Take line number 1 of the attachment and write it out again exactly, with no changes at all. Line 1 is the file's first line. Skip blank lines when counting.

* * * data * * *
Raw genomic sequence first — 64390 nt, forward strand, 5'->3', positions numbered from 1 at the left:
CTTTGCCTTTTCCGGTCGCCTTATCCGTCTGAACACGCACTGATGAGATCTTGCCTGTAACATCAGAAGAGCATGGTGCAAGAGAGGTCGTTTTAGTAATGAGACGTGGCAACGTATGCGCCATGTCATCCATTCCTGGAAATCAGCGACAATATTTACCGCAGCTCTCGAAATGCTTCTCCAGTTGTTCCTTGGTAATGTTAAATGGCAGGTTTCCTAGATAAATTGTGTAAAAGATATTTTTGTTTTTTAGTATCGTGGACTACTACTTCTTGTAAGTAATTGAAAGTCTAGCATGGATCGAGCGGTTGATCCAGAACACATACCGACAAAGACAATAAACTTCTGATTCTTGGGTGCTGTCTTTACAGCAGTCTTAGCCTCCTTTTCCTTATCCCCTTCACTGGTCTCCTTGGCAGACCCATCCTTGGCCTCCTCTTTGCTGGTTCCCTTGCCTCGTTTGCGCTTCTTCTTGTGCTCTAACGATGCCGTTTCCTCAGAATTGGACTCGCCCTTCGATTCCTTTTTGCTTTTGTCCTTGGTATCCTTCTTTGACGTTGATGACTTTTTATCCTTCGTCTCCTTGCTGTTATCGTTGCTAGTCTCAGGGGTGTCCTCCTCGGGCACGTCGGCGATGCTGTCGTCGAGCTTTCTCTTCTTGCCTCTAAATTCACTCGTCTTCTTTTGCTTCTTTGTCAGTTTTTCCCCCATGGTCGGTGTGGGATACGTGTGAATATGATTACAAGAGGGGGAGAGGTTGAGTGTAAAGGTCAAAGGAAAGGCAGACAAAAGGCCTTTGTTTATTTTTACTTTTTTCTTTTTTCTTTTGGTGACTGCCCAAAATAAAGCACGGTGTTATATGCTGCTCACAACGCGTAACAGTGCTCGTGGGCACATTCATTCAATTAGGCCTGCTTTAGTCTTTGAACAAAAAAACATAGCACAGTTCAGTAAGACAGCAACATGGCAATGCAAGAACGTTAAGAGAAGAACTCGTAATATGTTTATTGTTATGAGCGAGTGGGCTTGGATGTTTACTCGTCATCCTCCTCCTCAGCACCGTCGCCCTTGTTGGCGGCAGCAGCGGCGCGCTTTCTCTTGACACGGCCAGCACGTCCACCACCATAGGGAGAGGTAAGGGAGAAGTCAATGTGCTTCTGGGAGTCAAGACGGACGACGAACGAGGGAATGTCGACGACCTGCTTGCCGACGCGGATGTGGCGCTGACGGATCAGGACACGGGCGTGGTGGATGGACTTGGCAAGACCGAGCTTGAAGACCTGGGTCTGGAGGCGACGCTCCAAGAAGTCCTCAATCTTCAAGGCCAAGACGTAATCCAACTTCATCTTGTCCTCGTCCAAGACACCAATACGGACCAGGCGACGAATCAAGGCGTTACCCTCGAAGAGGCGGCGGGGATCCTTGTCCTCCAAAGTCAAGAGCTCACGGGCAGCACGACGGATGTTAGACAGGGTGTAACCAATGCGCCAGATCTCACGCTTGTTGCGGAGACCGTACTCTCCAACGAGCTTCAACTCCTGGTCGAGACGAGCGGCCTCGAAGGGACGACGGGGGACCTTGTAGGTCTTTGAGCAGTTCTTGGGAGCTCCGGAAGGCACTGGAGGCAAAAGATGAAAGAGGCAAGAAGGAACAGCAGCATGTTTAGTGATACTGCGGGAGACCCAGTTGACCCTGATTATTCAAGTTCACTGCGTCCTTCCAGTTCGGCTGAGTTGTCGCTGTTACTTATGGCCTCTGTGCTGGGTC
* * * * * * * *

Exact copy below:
Raw genomic sequence first — 64390 nt, forward strand, 5'->3', positions numbered from 1 at the left: